Funding was clearly reported for 30 papers (58%), but it was not detailed whether the funders were part of the political economy landscape being studied. Funding for the research seems to commonly originate from external funders, such as bilateral and multilateral development agencies (World Bank, United Kingdom’s Department for International Development [DFID], WHO), foundations (Rockefeller Foundation) and research funding organizations (International Development Research Centre [IDRC], Overseas Development Institute [ODI], European Union’s Seventh Framework Programme). Only a few were funded by local research centres or universities. There is no clear evidence of whether the research funders might have influenced the research processes and findings.
Engagement of stakeholders at the stage of research design is rarely reported in the literature we reviewed. Indeed, only one study, looking at the process of establishing the national health insurance scheme in Uganda, reported stakeholder engagement at the research design stage . It was mentioned that the study was part of the work programme of the Ugandan health sector, defined and approved by the government, donors and all stakeholders, as indicated in the second National Health Policy and Health Sector Strategic and Investment plans.
However, the published literature may provide an underestimation of the stakeholders’ involvement at the design stage, as we obtained further information from the authors’ survey. Five respondents mentioned that either stakeholders were engaged in the design process by providing the conceptual framework for the study, or they initiated the research process by demanding specific evidence. In other cases, policy-makers were part of the research team and contributed to the research design, or the researchers were also policy-makers. Several authors in the studies reviewed acknowledged their role and participation in the policy reform of the country or being closely connected with the policy-making process.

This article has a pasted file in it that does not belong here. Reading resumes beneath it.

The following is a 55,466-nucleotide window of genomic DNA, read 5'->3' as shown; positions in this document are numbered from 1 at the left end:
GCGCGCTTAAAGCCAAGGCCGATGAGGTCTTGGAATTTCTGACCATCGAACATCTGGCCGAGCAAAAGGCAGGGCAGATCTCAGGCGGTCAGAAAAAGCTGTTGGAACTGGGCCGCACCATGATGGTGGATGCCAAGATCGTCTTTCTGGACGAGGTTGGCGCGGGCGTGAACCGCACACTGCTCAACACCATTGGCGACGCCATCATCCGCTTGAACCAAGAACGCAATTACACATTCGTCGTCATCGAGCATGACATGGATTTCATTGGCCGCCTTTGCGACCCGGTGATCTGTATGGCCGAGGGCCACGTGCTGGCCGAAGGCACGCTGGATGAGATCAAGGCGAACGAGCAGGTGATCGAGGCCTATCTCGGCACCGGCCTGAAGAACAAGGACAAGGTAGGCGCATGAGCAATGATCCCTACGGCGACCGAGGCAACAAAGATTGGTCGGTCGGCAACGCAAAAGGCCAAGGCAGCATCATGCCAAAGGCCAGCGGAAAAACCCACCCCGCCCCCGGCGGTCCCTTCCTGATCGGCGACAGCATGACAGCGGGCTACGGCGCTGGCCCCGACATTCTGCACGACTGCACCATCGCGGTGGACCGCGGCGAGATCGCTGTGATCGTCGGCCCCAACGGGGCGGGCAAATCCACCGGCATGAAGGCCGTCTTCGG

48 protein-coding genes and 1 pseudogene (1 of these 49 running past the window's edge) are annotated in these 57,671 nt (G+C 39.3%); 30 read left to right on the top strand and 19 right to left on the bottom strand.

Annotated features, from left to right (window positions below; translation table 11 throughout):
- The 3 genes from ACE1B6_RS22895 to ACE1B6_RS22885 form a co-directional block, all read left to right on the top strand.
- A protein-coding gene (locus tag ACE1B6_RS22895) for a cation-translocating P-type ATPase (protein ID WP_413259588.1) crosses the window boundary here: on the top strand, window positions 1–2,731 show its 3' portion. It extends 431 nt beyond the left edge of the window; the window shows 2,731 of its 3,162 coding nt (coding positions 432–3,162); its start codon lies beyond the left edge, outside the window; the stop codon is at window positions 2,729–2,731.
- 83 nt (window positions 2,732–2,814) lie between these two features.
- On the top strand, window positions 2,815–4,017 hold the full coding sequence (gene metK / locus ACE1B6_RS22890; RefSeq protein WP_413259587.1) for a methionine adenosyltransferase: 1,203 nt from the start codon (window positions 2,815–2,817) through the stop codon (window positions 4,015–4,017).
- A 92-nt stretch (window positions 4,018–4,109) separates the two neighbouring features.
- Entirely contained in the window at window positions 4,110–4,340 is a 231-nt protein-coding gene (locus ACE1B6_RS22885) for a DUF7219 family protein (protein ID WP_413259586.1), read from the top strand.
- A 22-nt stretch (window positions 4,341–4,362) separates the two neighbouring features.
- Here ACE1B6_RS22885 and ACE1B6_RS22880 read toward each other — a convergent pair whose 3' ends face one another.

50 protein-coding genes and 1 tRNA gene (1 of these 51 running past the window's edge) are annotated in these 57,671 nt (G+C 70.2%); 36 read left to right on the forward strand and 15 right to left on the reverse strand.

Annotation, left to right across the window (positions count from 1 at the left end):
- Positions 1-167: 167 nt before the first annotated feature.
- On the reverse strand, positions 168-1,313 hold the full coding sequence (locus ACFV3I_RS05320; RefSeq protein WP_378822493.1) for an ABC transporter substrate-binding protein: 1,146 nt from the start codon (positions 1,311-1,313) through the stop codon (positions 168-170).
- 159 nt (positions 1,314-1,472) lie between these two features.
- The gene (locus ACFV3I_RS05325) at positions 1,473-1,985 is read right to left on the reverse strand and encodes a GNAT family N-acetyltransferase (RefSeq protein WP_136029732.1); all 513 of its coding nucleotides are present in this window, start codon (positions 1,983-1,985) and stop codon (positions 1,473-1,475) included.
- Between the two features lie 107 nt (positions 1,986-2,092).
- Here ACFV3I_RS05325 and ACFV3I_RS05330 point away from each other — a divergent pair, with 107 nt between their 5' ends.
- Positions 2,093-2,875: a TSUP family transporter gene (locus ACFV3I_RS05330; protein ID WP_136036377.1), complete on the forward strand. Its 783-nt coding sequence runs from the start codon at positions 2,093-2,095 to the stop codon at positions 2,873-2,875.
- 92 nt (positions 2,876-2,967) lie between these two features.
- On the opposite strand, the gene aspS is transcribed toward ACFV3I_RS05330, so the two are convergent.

Several papers (n = 22, 43%) did not include any stakeholders in the data collection process (i.e., only document review was conducted). The remaining (n = 29, 57%) involved stakeholders, mainly as key informants being interviewed and/or sharing relevant documentation. We could not find evidence of stakeholders who were driving or leading the process of data collection.
The average number of stakeholders interviewed was 20. The actors involved in data collection were mostly government representatives or ministries (e.g., ministry of health, finance) and health workers/health system officials (Fig. 3). The actors least involved were civil society, researchers and the private sector, such as insurance companies.
In terms of data analysis, reporting in the published literature might be somewhat underestimating the role of stakeholders for the interpretation and analysis of the data. Three papers reported the involvement of stakeholders for the validation of findings. For instance, with reference to social health insurance in Nigeria, Onoka et al.  mentioned that they conducted a post-study workshop where they presented the preliminary findings to study participants in order to discuss and validate the analysis and reach consensus on the results of the analysis. Similarly, Tangcharoensathien et al.  involved policy actors, civil society representatives and academia in the data analysis for their study in Thailand, while Musango et al.  based their study on a joint panel discussion with ministries, WHO Regional Office for Africa and others who participated in the meeting. In addition to this (unreported in the respective published documents), a few (n = 3) authors confirmed in the survey that they had shared preliminary findings with stakeholders, who were able to provide feedback.
Knowledge translation: communication and dissemination of findings, and monitoring and evaluation of research uptake